This story originally appeared in Issue #1 of Paste Magazine in the summer of 2002, republished in celebration of Paste’s 20th Anniversary.
Nearly every song on No Other Love is about love in one way or another—the burst of infatuation, deepest affection, pure lust, the stagnant remains of love, unrequited love, and the contentment of being with the one you love. In places, Prophet sounds so lovelorn and dejected, I was a little surprised to find that the beautiful harmonies were coming from his wife, Stephanie Finch.
“Once you’ve been married,” Prophet says, “you can look back on the whole panaromic view of love from inside a marriage. I think I’m more qualified now than ever to write country songs.”
But this isn’t a country album—Prophet has progressed a long way from his days with cow-punk/alt-country pioneers Green on Red in the early 1980s. Hints of a country sensibility sneak through on No Other Love, but the trippy grooves throughout the record are more downtown than out yonder.
While Prophet has enjoyed the freedom and stability of his 12-year solo career (“Singer/songwriter records are kinda cool because you can just close your eyes and feel the song … and you can’t really break me up”), the songs wouldn’t be the same without the layers of organ, sax and strings. Coolness drips through Prophet’s easy voice and the variety of keyboards attended by Jason Borger.
In places, his latest offering feels like little more than pages torn from a little black book, but Prophet manages to use the shallowness and depravity of his narrators to reveal the flip sides of love.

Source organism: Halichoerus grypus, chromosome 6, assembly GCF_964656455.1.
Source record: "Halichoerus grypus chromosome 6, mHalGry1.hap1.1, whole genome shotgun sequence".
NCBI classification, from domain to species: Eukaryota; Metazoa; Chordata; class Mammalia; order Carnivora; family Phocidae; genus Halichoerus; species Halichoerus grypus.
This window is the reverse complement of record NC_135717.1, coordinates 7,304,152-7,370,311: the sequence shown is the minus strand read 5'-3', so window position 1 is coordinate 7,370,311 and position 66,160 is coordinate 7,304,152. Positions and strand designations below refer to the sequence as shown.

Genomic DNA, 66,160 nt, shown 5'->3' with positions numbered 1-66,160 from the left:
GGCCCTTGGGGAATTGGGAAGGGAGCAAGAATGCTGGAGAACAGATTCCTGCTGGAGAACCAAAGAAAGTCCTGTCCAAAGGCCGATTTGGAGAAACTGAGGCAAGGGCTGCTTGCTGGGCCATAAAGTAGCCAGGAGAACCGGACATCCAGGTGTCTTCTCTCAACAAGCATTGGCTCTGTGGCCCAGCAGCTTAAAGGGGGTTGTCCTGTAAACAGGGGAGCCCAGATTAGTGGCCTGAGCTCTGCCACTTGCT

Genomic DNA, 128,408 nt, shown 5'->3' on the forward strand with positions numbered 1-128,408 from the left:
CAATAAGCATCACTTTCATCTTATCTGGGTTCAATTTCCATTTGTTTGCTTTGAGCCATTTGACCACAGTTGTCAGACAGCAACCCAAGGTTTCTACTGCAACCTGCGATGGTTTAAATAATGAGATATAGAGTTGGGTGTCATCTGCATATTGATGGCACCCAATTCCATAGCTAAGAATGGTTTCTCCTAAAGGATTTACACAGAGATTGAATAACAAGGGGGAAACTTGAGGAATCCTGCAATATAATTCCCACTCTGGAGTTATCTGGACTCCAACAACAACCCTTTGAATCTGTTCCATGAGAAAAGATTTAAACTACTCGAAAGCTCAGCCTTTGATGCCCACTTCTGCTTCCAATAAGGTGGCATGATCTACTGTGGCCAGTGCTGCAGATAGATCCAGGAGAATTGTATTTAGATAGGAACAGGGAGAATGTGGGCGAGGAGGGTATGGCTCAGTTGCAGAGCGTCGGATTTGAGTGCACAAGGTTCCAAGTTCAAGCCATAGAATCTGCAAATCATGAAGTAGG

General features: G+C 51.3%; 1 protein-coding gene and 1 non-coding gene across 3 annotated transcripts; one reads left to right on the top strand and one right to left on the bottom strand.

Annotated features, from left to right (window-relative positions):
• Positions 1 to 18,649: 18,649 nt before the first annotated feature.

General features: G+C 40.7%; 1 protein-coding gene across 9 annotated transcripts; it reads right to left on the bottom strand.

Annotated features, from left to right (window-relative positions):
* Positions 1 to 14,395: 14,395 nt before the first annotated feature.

“I’m just sort of wrestling in the dark with my own sicknesses and demons just like everybody else,” he says. “Some of them find their way in the songs, and some are still with me. Songs like ‘That’s How Much I Need Your Love’—I don’t know where they come from. Once I finished it and stood back and squinted and looked at it, it was kind of a predatorial thing. I don’t know if that’s a particularly healthy song.”
But when he comes out of the dark, the light shines brightly, as on the perfect pop song, “Summertime,” with its laid-back contentment: “Put the Beach Boys on/Wanna hear Help Me Rhonda/Roll down the sides/We’ll drive to the delta/Take off our clothes and jump into the river” No dredging the pits of the soul here, just simple pleasures put to a beautiful melody, and ain’t nothing wrong with that—especially among the deep layers that surround it.
“It’s much harder to come up with something like ‘Summertime,’ that’s just three chords and sort of a stream of consciousness that I wrote in the dead of winter without a guitar. It’s a miracle when those show up.”
The biggest gem on No Other Love, though, is the title track—a quiet, dreamlike glimpse of heaven that was recorded surreptitiously in one take while the band was learning the song in the studio. Prophet wraps his voice around a few simple words: “No other love/Mama I’m flyin’/No other love/Mama I’m flyin’/I can go anywhere/No other love can take me.”
No other love than what?
“Just something bigger than ourselves,” Prophet said. “That’s my elusive take on what some people might call spirituality.”
Amid the hopeless, corrupt and dejected characters populating the record, this song detaches from the gritty landscape that Prophet has created and rises like a prayer.